The city’s Downtown Parking Commission called a special meeting Thursday morning to discuss the new timeline for the Downtown Parking Garage.
Construction on the garage is set to begin on Monday, August 27, with the parking lot that will be the future site of the garage being blocked off the day before. Estimates say it will take a year for the garage to be constructed and opened for use.
The Downtown Parking Commission was formed back in 2014 to work with experts and provide recommendations to the city on how to handle the parking issues that arise around the Square as the city continues to grow at unprecedented rates.
The Downtown Parking Garage is something the city has been discussing for several years now. Within the last two year, the city has made significant strides in making the garage a reality. There have been several traffic and parking studies, discussions, council meetings and more about the issue.
Originally, the city was hoping to begin constructing the garage back in January, but hit some financial roadblocks. The previously estimated $9million that would take to construct the garage would have cost has since been changed several times as the price of labor and materials have increased. Pushing the cost at upwards of $11 million.
But, the city says, they’re now confident they can meet those costs and provide visitors with a reliable and affordable parking solution. The groundbreaking for the garage is set for August 20th.
However, there were a over a dozen business owners and other concerned citizens who still had questions about the garage and, especially, the parking lot closure.
The parking lot that they’re closing, the one directly behind the The Growler, Holli’s and Uptown Coffee, has 234 free parking spaces that are filled consistently throughout the week. The people parking there are visitors and customers, but they’re also workers. Several businesses, including Boure and Saint Leo and more, use that parking lot for deliveries of goods that they sell.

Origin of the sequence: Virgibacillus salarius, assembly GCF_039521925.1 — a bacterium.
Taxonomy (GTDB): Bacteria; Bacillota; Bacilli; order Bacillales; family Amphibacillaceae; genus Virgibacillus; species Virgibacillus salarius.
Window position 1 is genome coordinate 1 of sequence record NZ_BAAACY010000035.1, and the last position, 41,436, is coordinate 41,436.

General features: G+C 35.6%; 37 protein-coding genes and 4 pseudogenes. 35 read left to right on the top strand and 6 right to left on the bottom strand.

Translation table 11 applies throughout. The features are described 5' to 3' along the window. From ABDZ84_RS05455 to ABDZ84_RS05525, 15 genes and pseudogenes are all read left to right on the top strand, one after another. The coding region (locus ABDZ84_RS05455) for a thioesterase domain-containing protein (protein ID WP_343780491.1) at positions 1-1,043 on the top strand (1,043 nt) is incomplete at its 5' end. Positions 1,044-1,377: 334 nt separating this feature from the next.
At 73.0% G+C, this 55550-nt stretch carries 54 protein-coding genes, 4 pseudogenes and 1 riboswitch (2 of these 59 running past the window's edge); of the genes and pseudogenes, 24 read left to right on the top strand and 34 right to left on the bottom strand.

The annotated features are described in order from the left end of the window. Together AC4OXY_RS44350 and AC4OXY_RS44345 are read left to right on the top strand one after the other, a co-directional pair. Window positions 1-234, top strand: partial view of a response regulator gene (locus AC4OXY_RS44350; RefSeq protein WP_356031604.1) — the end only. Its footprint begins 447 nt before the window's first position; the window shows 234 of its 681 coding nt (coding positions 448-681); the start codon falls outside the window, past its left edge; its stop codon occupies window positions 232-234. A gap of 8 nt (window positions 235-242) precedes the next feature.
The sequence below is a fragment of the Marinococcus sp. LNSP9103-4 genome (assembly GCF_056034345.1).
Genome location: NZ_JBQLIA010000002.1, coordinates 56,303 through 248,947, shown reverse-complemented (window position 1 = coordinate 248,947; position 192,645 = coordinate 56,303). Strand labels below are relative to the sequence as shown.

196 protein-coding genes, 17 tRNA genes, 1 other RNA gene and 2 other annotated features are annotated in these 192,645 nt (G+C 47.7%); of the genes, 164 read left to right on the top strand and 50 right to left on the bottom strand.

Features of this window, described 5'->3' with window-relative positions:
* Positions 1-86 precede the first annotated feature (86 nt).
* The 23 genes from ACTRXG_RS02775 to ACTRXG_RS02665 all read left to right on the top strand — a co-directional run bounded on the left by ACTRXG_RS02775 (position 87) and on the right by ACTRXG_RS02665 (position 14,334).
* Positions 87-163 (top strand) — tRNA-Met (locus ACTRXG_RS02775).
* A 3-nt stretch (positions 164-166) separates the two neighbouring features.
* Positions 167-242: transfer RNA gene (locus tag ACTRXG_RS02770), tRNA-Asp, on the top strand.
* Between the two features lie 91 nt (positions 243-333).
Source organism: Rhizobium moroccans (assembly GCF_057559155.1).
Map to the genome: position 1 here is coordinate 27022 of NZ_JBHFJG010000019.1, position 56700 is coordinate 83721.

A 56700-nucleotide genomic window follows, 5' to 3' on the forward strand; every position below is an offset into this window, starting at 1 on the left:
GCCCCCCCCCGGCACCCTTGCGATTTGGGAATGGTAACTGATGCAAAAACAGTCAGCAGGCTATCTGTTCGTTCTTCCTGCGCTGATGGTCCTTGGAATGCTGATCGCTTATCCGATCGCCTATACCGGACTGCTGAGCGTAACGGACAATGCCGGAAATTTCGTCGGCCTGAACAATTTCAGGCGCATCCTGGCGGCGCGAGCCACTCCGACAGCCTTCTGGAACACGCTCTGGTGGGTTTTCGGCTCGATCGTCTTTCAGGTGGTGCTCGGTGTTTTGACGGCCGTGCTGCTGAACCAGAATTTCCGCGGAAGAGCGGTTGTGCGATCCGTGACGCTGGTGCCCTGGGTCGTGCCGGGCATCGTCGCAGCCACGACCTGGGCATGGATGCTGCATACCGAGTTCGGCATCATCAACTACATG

With that parking lot closed, those business owners were worried about how their deliveries would be made and where their employees would park. The commission assured them that they would leave plenty of space for trucks to come and unload merchandise, saying the last thing they wanted to do was get in the way of business.
Comissission Chair Tom Sharpe went over a list of 254 additional parking spots that the commission have identified alternative locations with free parking around the Square. These are places like the lot behind City Hall, the one under the water tower and places like that which are already in use. Others were different churches that would be willing to let patrons and workers use their parking lots, within reason.
But, as one person in the audience pointed out, this creates a liability issue for the city. Who is to blame when something goes wrong in a private lot that the city said someone could park in?
The commission said that is something they will take seriously and look at closely.
The property manager of Oxford Square North was there that morning to ask about renovations. The building has several thousand square footage of their property they’re planning to renovate over the next year. Where will they put a dumpster? how will the proper trucks get where they need to be?
Casey Rogers with Innovative Construction Management, the company in charge of overseeing the garage’s completion, said they would of course be willing to accommodate Oxford Square North as much as they’re possibly able to do so.
Rogers went on to say that the most important thing that needs to happen in order for this to be successful is open communication between everyone involved. The city has started an email list that they will be using to inform people of updates on the projects and when the area will be less accessible than it normally is. The commission agreed that this was going to have to be a group effort if it is to succeed.
There will be one more public hearing on this issue. It will take place Thursday, August 9 at 5 p.m. on the second floor courtroom of City Hall. Sharpe encouraged anyone concerned about this issue to come voice their concerns and ask any questions they may have about the process.